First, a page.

In the spirit of interdisciplinary education, a new one-year hospital residency program within Eastern Health’s pharmacy department, and affiliated with the School of Pharmacy, debuted on July 16.
The program will enable residents to further develop clinical skills and research expertise with an overall aim to prepare pharmacists for challenging and innovative practice in a hospital setting.
Dr. Barbara Thomas, residency coordinator for the Eastern Health Authority Pharmacy Residency Program, worked with Drs. John Hawboldt and Beverly Fitzpatrick in the School of Pharmacy to build the curriculum.
She feels that the keen interest shown in the program is a result of the quality of the curriculum, which gives the resident exposure to a broader range of pharmacy practice experiences.
Residents will spend a full year in a number of core and elective rotations. Elective rotations are based on their interest areas, such as mental health and addictions, pediatrics, hemodialysis and inpatient hematology oncology.
Core rotations take place in areas such as antimicrobial stewardship (the sound use of antibiotics), critical care, general medicine and surgery. A rotation in pharmacy leadership and completion of a major research project are other curriculum components.
“We have capitalized on our strengths within the pharmacy program at Eastern Health and have further enhanced the curriculum by partnering with the School of Pharmacy,” said Dr. Thomas. “Core rotations are offered in the Pharmacy Skills Lab and the Drug Information Centre, and an elective rotation is offered in the Medication Therapy Services Clinic.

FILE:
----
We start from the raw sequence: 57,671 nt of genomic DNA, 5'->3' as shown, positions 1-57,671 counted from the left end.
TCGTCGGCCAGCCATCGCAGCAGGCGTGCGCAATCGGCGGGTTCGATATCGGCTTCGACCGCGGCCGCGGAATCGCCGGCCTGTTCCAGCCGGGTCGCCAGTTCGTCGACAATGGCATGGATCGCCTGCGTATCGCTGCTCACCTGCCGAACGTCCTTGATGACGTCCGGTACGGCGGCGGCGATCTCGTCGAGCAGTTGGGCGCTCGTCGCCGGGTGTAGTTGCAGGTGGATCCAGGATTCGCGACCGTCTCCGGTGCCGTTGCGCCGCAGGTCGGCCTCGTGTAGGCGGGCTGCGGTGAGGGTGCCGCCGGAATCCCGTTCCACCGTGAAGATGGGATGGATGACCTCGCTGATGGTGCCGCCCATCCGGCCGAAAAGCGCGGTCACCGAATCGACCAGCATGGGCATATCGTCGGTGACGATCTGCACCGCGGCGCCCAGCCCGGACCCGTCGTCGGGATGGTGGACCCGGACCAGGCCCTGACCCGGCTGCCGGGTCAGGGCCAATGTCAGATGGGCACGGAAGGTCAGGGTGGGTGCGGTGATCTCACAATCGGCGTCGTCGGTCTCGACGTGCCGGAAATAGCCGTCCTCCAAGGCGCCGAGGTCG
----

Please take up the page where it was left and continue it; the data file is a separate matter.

“The new multidisciplinary adult thrombosis service is an example of a successful Eastern Health/School of Pharmacy collaboration, and is another of the rotation locations.”
Improving patient care
Eastern Health now joins over 25 other healthcare organizations in Canada offering a pharmacy residency program. These programs are accredited by the Canadian Pharmacy Residency Board.
Norm Lace, regional pharmacy and residency director with Eastern Health, said it’s vital to maintain an interdisciplinary focus.
“In addition to strengthening our relationship with the School of Pharmacy, we see the residency program as a means to further enhance collaborative patient care,” he said.
“As the majority of rotations are in clinical practice, the resident gets the opportunity to work with many patient care teams and to interact with a wide variety of health care professionals over the course of the year.”
Residency programs have been shown to not only elevate both the quality and cost-effectiveness of patient care, but residents provide cost savings to their organizations, he added. This translates into a decrease health care costs.
“These programs lower drug acquisition costs, reduce lengths of hospital stays, and increase efficiency of pharmacy service delivery,” said Mr. Lace.
“Several studies have shown that resident’s involvement leads to improvement in patient outcomes. Enhancing innovation in pharmacy practice through the completion of projects that are germane to the needs and strategic direction of the pharmacy program is another benefit that we anticipate attaining through this program’s delivery.
“Considerable interest in this program was shown from applicants from across Canada, and this exposure also heightens awareness of pharmacy practice at Eastern Health and in Newfoundland and Labrador.”
By investing in tomorrow’s health care leaders, the program wisely invests in a healthier future.